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Re: Clean & protect instrument strings
« Reply #7 on: November 20, 2020, 10:53:39 AM »
I have only been using WD40 as a lubricant for 60 years. I cannot imagine why anyone would think it is not a lubricant. It is made from oil. Works well in just about any situation.

Tom

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Re: Clean & protect instrument strings
« Reply #8 on: November 20, 2020, 11:09:21 AM »
WD40 offers a range of products for different uses:

https://www.wd40.com/products/

They warn against false claims on the Internet that it relieves arthritis!
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Gizmo100

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Re: Clean & protect instrument strings
« Reply #9 on: November 20, 2020, 11:18:15 AM »
Thanks Domo. A friend suggested Silicone. Another suggestion was to use Elixir coated strings, but I've never tried them.

I use and like the Elixir strings. They came standard on my Taylor(s). I had to use a different brand recently due to our local store being out of stock. I don't like them at all. So I'll be changing back probably this weekend. 
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Tom

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Re: Clean & protect instrument strings
« Reply #10 on: November 20, 2020, 11:46:12 AM »
Thanks Gizmo. I should give them a try. My Taylors apparently didn't come with Elixir strings. How would I know if I had them?
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Gizmo100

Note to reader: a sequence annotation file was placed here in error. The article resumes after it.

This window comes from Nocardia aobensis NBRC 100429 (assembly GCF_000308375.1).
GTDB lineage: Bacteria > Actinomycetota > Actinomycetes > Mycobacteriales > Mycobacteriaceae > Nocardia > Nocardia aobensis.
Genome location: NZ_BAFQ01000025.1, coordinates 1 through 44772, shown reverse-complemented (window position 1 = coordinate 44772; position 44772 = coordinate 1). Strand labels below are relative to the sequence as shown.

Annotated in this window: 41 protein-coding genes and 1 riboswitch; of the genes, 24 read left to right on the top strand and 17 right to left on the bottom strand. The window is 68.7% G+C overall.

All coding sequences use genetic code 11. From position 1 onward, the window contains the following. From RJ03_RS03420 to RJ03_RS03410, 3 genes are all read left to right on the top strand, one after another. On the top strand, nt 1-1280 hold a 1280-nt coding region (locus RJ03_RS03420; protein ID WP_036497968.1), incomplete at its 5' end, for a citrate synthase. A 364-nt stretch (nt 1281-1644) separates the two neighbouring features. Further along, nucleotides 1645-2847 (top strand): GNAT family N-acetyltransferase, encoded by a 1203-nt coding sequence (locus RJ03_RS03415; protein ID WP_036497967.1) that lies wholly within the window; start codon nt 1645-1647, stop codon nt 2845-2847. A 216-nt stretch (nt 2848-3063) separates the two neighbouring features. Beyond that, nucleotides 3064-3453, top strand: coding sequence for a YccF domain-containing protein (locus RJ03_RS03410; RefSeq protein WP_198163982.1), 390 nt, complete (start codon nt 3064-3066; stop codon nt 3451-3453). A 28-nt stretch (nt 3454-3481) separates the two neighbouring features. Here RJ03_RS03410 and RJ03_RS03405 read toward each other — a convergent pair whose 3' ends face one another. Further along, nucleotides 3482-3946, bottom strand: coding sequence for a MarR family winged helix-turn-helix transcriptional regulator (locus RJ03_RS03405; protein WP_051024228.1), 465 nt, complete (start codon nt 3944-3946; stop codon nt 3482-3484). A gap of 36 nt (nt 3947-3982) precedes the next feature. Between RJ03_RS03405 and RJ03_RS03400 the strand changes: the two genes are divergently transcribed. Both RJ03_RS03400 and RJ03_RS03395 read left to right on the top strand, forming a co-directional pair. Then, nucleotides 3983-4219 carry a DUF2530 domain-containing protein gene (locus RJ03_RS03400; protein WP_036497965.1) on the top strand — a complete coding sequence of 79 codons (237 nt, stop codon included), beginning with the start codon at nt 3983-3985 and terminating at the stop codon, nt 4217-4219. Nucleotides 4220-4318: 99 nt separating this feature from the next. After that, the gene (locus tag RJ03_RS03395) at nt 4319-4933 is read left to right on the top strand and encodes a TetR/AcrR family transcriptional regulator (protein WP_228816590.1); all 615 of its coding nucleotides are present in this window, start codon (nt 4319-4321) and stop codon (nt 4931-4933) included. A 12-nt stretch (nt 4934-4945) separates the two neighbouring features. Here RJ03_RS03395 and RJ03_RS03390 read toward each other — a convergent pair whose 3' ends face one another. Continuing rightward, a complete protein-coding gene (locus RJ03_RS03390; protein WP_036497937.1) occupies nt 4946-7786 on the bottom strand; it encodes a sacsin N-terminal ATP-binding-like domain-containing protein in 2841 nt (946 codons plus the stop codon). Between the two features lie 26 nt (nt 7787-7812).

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Re: Clean & protect instrument strings
« Reply #11 on: November 20, 2020, 01:51:28 PM »
Thanks Gizmo. I should give them a try. My Taylors apparently didn't come with Elixir strings. How would I know if I had them?

The earlier Taylors used D'Addario strings. They switch to Elixir in the 1999.

Here's a link from the Taylor site regarding the type of stings used.

https://www.taylorguitars.com/support/strings/best-strings-for-your-taylor-guitar
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Re: Clean & protect instrument strings
« Reply #12 on: November 20, 2020, 02:09:48 PM »
Thanks for the link. Looks like my Taylors should have Elxir strings.
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Matt_C

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Re: Clean & protect instrument strings
« Reply #13 on: November 20, 2020, 05:07:45 PM »
I guess that is something I am not missing.  My autoharps all have 36 steel strings, but I touch them rarely.  When I pick them it is with German silver of hard plastic picks.  They still don't last forever.  I have kind of  lost track, but it seems like 10~15 years and they loose their "brightness" and I only notice when I change to one of the harps with newer strings. 

If you haven't also figured it out, restringing and tuning 36 at a time is a serious operation.

Matt
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Tom

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Re: Clean & protect instrument strings
« Reply #14 on: November 20, 2020, 06:08:29 PM »
Quote from: Matt_C
...restringing and tuning 36 at a time is a serious operation

I can't begin to imagine. It's a chore to restring my 12-string guitar or 8-string ukulele.
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8Muddypaws

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Re: Clean & protect instrument strings